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Students in the Summer Language German Intensive Program visit the Hamburger Bahnhof. (Credit: Irina Stelea)

The BCB Summer Language German Intensive Program came to a close earlier this month. From the 10th June to the 10th July, a handful of students from various universities immersed themselves in the German language and took part in cultural events across Berlin. This podcast includes snippets of conversations with some of the participants on their experiences at BCB and in Berlin.

Featured songs, in order of appearance:

“Komm Doch” by Die Caufner Schwestern (1978)

“Sonnenallee” by Rio Reiser (1990)

Essay by Mark Twain, source here.

 

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Die Glühbirne: the lightbulb, literally the “glowpear”

Die Glühbirne: the lightbulb, literally the “glowpear”

After about four months of classes and 5 months in Germany,  I find myself in German A2, well aware that German — with its random articles and various cases, not to mention the seemingly impossible sound that lingers in the gap between ‘sh’ and ‘ch’ — is a difficult language to learn. But there is good to be found in the language learning process. German relies heavily on compound words, which anyone can invent and use whenever they so desire, while still remaining grammatically correct. This allows for amazing specificity and has resulted in many odd, whimsical sounding names for various objects and ideas.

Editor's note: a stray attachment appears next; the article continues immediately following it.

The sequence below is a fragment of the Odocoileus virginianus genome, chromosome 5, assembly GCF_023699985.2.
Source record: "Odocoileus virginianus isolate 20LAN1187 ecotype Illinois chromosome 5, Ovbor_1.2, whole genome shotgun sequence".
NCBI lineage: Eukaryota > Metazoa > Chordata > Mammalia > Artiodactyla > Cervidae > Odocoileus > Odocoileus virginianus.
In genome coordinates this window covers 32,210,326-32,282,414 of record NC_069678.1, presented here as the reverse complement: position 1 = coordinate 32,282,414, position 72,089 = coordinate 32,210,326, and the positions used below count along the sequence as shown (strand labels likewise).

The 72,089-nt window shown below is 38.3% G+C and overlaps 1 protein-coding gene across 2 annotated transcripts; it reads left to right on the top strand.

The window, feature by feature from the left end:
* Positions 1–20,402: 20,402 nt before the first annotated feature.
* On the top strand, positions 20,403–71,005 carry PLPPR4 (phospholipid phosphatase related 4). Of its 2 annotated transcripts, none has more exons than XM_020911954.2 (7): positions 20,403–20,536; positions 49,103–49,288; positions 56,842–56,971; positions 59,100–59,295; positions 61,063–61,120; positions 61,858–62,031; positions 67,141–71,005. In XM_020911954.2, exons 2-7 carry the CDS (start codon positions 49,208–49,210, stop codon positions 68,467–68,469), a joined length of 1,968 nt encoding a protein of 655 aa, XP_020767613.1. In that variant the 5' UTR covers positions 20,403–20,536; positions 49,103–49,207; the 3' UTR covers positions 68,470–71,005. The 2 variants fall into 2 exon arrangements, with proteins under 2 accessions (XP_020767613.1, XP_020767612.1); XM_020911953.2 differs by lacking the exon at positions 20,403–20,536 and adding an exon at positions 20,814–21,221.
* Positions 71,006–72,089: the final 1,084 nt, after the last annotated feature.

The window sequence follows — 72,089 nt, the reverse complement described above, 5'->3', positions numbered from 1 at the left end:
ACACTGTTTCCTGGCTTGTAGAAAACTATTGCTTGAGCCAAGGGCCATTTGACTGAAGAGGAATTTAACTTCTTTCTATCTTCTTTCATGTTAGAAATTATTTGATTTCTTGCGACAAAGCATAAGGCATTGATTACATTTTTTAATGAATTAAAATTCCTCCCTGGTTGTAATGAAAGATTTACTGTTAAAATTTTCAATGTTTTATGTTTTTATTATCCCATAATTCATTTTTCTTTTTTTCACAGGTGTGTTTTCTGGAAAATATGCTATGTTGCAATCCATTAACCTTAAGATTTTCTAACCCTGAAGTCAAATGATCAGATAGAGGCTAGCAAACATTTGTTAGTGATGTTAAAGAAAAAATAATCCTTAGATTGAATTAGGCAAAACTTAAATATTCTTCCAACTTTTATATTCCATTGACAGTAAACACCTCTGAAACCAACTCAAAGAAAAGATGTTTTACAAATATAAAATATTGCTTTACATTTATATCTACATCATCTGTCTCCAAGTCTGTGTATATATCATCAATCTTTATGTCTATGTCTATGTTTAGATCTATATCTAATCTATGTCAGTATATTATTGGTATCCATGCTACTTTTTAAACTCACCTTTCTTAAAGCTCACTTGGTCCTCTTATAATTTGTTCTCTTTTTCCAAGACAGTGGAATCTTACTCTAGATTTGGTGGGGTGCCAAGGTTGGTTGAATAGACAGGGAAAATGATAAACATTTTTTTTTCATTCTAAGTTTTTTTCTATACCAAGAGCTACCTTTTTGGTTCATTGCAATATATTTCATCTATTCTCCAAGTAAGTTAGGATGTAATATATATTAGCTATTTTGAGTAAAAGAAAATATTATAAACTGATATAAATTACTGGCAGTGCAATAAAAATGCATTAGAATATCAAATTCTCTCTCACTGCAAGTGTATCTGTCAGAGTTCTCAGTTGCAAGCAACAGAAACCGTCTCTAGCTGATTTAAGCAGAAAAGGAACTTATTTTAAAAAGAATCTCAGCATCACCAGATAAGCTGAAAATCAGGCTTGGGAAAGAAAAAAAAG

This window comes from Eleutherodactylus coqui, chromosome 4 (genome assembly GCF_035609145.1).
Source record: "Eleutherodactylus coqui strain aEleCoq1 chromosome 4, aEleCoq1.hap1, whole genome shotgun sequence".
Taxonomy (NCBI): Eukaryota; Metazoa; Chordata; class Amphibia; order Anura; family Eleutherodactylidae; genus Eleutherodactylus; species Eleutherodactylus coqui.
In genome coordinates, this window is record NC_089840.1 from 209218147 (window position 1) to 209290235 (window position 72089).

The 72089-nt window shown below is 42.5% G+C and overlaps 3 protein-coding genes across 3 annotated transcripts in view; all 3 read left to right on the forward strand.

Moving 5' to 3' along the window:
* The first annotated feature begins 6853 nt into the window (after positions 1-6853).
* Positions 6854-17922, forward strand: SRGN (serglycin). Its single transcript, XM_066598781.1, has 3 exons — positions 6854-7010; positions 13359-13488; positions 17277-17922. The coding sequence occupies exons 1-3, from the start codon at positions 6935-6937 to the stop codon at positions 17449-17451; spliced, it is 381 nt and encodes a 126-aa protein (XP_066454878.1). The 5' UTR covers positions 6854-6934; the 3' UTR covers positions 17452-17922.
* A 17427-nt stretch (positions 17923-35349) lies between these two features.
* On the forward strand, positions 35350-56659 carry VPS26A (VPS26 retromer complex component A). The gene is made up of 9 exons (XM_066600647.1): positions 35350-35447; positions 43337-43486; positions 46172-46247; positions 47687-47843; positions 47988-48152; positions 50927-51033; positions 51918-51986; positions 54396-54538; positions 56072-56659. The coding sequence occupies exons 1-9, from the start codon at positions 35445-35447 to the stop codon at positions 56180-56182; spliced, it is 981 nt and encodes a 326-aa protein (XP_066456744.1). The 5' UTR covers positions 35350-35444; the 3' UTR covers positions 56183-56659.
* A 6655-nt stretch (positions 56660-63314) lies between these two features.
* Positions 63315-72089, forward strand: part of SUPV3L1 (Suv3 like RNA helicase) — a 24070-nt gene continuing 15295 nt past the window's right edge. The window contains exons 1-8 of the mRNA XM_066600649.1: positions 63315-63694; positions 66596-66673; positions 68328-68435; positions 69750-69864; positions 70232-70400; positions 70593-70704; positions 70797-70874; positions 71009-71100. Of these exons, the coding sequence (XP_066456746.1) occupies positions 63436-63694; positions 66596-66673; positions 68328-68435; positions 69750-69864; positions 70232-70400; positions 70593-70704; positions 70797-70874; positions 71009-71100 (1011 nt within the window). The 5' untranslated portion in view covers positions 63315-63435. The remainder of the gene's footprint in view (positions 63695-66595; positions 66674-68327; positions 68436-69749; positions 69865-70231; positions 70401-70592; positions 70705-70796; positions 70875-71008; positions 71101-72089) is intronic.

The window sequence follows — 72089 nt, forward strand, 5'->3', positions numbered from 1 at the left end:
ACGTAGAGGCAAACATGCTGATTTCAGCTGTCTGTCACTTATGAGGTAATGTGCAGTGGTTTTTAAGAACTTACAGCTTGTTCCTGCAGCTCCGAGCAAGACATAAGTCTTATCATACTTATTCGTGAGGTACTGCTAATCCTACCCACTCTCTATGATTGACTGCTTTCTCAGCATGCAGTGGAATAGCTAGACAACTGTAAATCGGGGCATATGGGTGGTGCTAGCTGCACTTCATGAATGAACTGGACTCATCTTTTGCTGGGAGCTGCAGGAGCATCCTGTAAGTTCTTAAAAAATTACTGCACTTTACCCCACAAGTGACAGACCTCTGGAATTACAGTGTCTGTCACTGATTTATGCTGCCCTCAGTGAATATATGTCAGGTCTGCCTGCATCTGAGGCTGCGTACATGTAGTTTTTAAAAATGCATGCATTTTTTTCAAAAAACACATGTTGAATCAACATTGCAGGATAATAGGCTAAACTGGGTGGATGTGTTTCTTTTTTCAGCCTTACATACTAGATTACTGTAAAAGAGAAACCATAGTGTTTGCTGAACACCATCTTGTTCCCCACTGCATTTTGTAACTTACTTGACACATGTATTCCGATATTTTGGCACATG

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Onion quiche prepared during the annual French Dinner (photo by Valerie Pochko)

Onion quiche prepared during the annual French Dinner (photo by Valerie Pochko)

Every year the French speaking community at ECLA of Bard gathers in one of the dorms to cook, eat and express their enthusiasm for French culture and cuisine. This year as well, we all gathered in the music building on Wilhelm Wolf Strasse, and prepared to cook various kinds of French meals. Edit Gerelyes, the French instructor at ECLA of Bard, organizes such activities for all the French speaking students, so that the ones who are still grappling with the concept of what this language is can become more acquainted with the French cuisine and its culture.

I recently finished one year of learning French at ECLA of Bard.  However, learning French had been my dream since my childhood. My desire to learn French started in high school, when I used to spend a lot of time in the school library. There I found a girl who would sit right across from where I sat, and she would very actively work on her French grammar. Somehow the image of that young woman mingled with the novel that I was reading at that time, Jane Eyre. And this inspired me to learn French, though I had to wait for another six years before I could actually begin to learn this language. Later when I came to ECLA of Bard I realized that I want to spend the rest of my life teaching children religion and philosophy – and what could be better than acquiring as many international languages as possible in order to be able to access the philosophical and religious materials in these languages?

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